You are currently browsing the tag archive for the ‘dodo’ tag.

Director: Peter Lord
Release Date:
March 28, 2012
Rating:
 ★★★★
Review:

Aardman’s fifth feature film was, after two computer animated films, a welcome return to the stop-motion the studio is most famous for. It had been seven years since their last stop-motion feature film, ‘Wallace & Gromit: The Curse of the Were-Rabbit’, and meanwhile the studio had exchanged partnership from Dreamworks to Sony Pictures Animation.

Not that that is visible in ‘The Pirates! In an Adventure with Scientists!’ (also known as The Pirates! Band of Misfits’), however, as the film is one hundred percent Aardman. More precisely, even though Nick Park was not involved in this project, his recognizable style now had become the trademark general Aardman style, thus ‘The Pirates! In an Adventure with Scientists!’ explores characters with the same googly eyes and large teeth, if slightly more ‘realistic’ than in the Wallace & Gromit universe.

Unlike Aardman’s earlier features, ‘The Pirates! In an Adventure with Scientists!’ is not an original story, but an adaptation of a children’s novel by British writer Gideon Defoe. I haven’t read the book, so I can’t comment on any differences, but the film certainly is a pretty silly affair, and much of it must have been present in the original writing.

The film takes place in some fantasy take on the 19th century, and stars several historical figures, like Queen Victoria (here depicted as a furious pirate-hating monarch and the villain of the film), Charles Darwin (depicted as a whiny and cowardly character, longing for a girlfriend, and having an all too intelligent chimpanzee as a butler), and, in a small cameo, Jane Austen (the latter’s inclusion is particularly odd, as she died twenty years before Victoria became queen).

The pirates of the title have more in common with Gilbert and Sullivan’s operetta ‘Pirates of Penzance’ (1879)* than with the real thing and are depicted with all the present day cliches imaginable. They’re all dressed in 17th century fashion, belying the 19th century setting, there are wooden legs, flags with skulls, several ‘arrrr’s etc. The modern take on this time period in emphasized by a soundtrack of modern British pop music featuring songs by e.g. Tenpole Tudor, The Clash, The Beat and Supergrass. Thus historicity clearly isn’t the film’s main goal.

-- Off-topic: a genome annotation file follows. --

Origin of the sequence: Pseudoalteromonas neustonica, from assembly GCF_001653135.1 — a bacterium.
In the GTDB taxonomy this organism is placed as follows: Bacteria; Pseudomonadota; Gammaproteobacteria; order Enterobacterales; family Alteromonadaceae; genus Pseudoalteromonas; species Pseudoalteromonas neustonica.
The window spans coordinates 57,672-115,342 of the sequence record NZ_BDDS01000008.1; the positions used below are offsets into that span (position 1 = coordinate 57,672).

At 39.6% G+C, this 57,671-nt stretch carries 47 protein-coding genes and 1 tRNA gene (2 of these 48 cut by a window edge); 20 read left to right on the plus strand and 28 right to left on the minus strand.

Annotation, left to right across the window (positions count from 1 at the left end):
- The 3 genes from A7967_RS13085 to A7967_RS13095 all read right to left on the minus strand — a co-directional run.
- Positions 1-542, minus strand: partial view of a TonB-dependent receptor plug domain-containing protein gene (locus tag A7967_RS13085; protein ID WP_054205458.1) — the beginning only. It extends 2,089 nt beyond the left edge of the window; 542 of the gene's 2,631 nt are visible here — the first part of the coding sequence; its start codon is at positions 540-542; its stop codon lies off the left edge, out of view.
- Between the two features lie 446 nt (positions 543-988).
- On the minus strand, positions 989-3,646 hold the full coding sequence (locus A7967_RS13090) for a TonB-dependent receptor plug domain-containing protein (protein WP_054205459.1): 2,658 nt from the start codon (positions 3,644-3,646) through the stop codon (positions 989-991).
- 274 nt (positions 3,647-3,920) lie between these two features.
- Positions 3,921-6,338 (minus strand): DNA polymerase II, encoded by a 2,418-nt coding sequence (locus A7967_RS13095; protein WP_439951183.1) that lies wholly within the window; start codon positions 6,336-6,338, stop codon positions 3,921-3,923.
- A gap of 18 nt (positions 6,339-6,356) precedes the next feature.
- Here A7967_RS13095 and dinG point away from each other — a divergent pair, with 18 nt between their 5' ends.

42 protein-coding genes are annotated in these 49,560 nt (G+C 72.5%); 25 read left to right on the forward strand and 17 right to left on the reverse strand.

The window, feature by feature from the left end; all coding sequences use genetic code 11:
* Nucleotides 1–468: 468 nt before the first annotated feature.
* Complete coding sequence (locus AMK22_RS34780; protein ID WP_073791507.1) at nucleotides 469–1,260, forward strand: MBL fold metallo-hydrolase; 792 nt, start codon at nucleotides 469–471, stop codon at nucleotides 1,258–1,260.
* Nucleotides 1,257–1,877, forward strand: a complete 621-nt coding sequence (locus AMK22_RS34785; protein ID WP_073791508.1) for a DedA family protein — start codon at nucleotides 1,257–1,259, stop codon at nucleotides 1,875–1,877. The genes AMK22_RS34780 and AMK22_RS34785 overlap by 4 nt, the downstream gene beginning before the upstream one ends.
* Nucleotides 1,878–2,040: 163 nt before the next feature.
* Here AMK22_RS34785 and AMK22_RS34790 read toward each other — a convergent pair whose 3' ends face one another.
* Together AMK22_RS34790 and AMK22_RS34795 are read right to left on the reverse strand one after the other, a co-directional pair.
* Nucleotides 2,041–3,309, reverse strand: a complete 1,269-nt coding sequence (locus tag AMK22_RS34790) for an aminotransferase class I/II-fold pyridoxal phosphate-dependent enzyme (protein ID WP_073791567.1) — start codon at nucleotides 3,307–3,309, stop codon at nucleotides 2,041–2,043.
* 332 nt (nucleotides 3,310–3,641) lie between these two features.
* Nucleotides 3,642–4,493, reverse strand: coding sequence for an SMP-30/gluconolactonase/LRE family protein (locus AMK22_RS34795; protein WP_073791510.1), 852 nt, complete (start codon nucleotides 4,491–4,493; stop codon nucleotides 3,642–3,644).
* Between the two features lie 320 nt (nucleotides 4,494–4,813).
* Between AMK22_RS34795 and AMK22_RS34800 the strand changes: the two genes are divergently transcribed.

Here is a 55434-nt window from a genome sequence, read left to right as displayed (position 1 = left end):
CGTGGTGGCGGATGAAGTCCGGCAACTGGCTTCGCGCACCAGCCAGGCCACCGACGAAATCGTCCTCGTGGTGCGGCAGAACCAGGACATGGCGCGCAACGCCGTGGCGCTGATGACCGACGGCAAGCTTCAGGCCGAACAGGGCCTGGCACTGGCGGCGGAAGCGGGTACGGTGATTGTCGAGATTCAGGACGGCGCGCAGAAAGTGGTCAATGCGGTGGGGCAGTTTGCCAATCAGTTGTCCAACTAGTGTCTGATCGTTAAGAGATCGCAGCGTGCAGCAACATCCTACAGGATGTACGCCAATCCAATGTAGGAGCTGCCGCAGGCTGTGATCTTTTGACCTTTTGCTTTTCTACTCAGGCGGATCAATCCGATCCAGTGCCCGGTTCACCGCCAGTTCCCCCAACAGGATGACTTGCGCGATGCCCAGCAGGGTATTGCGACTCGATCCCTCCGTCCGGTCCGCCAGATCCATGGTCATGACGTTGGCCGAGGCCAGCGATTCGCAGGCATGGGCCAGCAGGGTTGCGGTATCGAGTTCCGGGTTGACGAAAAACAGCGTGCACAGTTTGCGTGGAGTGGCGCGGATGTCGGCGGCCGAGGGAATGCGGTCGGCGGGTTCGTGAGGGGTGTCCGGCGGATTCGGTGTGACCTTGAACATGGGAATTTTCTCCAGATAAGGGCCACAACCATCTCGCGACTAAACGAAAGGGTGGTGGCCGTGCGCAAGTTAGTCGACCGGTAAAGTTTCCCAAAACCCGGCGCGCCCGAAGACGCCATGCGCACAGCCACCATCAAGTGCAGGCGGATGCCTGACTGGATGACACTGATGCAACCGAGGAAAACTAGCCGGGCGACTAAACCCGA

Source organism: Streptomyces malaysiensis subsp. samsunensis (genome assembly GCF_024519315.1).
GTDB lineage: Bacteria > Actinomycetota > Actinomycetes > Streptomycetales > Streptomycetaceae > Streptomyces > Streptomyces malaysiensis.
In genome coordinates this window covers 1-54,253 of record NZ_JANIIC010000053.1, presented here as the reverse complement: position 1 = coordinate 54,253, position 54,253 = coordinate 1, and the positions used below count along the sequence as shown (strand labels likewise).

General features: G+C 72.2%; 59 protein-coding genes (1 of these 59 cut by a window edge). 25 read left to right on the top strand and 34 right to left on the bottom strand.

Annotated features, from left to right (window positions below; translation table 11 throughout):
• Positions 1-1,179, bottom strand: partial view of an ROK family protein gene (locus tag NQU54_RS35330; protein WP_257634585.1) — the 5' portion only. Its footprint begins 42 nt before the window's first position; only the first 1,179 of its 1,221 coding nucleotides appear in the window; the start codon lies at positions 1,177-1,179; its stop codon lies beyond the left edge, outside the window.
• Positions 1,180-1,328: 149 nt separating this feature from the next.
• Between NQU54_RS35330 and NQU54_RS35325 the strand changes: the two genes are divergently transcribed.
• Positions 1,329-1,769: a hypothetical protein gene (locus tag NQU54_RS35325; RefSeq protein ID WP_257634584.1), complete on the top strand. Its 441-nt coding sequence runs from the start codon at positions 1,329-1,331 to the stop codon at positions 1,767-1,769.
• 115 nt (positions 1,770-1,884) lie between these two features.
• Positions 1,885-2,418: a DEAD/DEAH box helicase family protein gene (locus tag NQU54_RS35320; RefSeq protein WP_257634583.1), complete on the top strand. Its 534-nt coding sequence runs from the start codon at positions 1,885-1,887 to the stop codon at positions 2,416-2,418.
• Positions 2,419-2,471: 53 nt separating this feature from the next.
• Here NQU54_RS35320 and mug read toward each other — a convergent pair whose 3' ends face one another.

On the contrary, the film is self-consciously loony, and chock full of gags and pure nonsense. For example, there’s a pirate festival in which one pirate will be awarded ‘pirate of the year’; one of those pirates makes his entrance from the insides of a giant sperm whale landing on the small harbor; queen Victoria’s dress turns out to be a military killing machine, and so on and so forth.

The story tells about ‘The Pirate Captain’ (he nor his crew do carry names), who dreams of winning ‘the pirate of the year’ award, but who’s actually the laughing stock of the pirate community. In one of his puny attempts to loot a ship he meets Charles Darwin (on his voyage on ‘The Beagle’, which in reality also occurred before Queen Victoria was crowned). Darwin takes interest in the Pirate Captain’s parrot Polly, who’s actually a dodo, and persuades the captain to hand her over for science…

‘The Pirate Captain’, excellently voiced by Hugh Grant, is a round character, dim but enthusiastic, incapable but ambitious, and the story’s focus rests on the tension field between his own ambitions and the love for his crew, mostly personified by pirate ‘Number Two’, who acts as the conscience of the ship. The other six crew members are less well-developed, but allow for a lot of laughs, especially ‘Albino Pirate’ and ‘Surprisingly Curvaceous Pirate’ (an obvious woman with a false orange beard).

In the end the story is less interesting than the general silly atmosphere and the multitude of gags. In fact, the plot is disappointingly generic, containing the obligate break-up scene in which the ambitions of the main protagonist lead to an alienation of his friends (also present in e.g. ‘Up’ from 2009 and ‘Cloudy with a Chance of Meatballs 2’ from 2013), and an equally generic gravity-defying finale, once again bringing back memories to ‘Up’.